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BW Sessions: Cubicle Ninjas

BW Sessions: Cubicle Ninjas

by TODD STOLARSKI | May 14, 2015

Seven years ago, Cubicle Ninjas' CEO Josh Farkas sought to make the waves flow differently in the design world. All around him, he saw gray products churned out in a world of rainbows. Like a soft-spoken superhero, he strapped on a dark mask and carved out a tech startup in Glen Ellyn IL. Speaking next month at the sold-out MCAA Construction Technology Conference in Chicago, Mr. Farkas this week was kind enough to let BW peek inside his dojo.

BW: What is the main idea behind Cubicle Ninjas, and where did it originate?

American Ninja, unmasked. Bow before CEO Josh Farkas. Wait, is this really him? Is he really there?

American Ninja, unmasked. Bow before CEO Josh Farkas. Wait, is this really him? Is he really there?

JF: We wanted good design to win. Often, design agencies are driven by businessmen. Timelines are long, costs are high, customer service is bad, and the ”creative team” is one person with limited vision. The end product shows this focus... We put design at the core of everything we do. We hire bright, creative minds and apply a whole team to every project. We believe in completing projects yesterday, and price it as affordably as we can. This is less a business, and more a place for creative people to call home.

What void in the market does Cubicle Ninjas look to fill?

Cubicle Ninjas creates design and development work that is fun, collaborative, and innovative. We are willing to design outside of the norm to discover the hidden treasures beneath the surface. We focus on utilizing an innovative, design-focused development approach that transforms ideas into highly effective and impactful deliverables. We are always looking for new ways to help our clients shine. This means using mediums outside of the box like augmented reality and virtual reality to bring ideas to life... We make ordinary designs, extraordinary.

Did you encounter any unexpected challenges in entering the digital design studio market?

Buckets of challenges! The top two initial surprises: Demand for low cost/quality; and Finding brilliant creative talent. When I started, I believed everyone wanted the best creative ideas possible. But many businesses don’t see the value in design, and just want to get it over with. This helped us learn quickly that we needed to find the right kind of customer for us, which is someone who is looking to have fun and build the best end products we can. And finding smart, creative people can be tricky, too. It took time to learn what to look for, and how best to find someone who has the ability to grow alongside changing industry needs.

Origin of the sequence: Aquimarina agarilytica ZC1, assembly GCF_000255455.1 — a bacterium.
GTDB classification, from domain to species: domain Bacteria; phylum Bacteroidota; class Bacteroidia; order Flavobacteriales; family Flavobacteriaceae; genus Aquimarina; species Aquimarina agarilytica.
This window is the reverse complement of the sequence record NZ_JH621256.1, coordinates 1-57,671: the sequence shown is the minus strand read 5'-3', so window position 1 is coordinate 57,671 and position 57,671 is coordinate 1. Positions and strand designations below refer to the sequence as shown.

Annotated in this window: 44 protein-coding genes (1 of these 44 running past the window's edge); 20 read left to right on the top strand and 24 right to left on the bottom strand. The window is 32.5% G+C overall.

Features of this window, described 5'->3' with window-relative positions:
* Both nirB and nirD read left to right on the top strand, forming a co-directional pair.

We make ordinary designs, extraordinary... Our ninjas run on love.
— Josh Farkas, Cubicle Ninjas

As a digital design studio, how does Cubicle Ninjas stand out from its competition?

Our ninjas run on love. We love to build and create projects that make people smile. We love to make the world better through our designs. We love to try new things, sometimes crazy, even impossible things, to take a chance no one else might. Everyone we meet thinks the idea of building virtual reality apps is cool, but impractical. Few are willing to take the risks to build them. We are. We believe in what we are doing, and know the power of virtual reality is real.  

VR is making splashes in many industries. Do you any limits to its uses?

We believe virtual reality has the power to make the impossible, possible. VR can be used in so many industries from healthcare, to travel, to design and construction, and everything in between. It can be used to create product demos or guided tours, deliver a one-of-a-kind experience at a trade show show, or bring a company’s brand to life. VR allows companies to share their products, services, and brand through experiences that are completely immersive, individualized, and empathetic. So we are working with our clients to incorporate VR into their marketing. From custom brand experiences to dynamic product demos, it is helping them to tell their story in a whole new way.

When will robots take over our jobs?

I’m hoping tomorrow, around 3pm? That would be really nice of them.

But seriously, for robots in general, I think the reality is that most work would cost more to automate for the foreseeable future. Low cost labor is abundant, so the only areas it makes sense are in high cost / high technical skill, or precision areas, which are already fairly automated. If we take a look at Apple, they were one of the first to automate the production of their computers via robots in the 1980’s. But they learned the costs involved could be matched overseas. Now they have nearly a whole city dedicated to production at very little cost, and that doesn’t appear to be changing soon.

** BONUS **

What did you think of the first 15 minutes of the Pixar movie "Up"?

I cried like a baby, both loving the movie and hating at how perfectly they toyed with me. Pretty sure they’re wizards.

Well, they may not be wizards but Josh and his crew are definitely our favorite ninjas. For more on their approach to the AEC space, watch this presentation from BW's own BIM/IPD Night back in March. 

Thank you to Cubicle Ninjas' CEO Josh Farkas for taking the time to talk with us.  
Be sure to check them out at
Stay up to date with all things design in the world of ninjas on twitter at @CubicleNinjas

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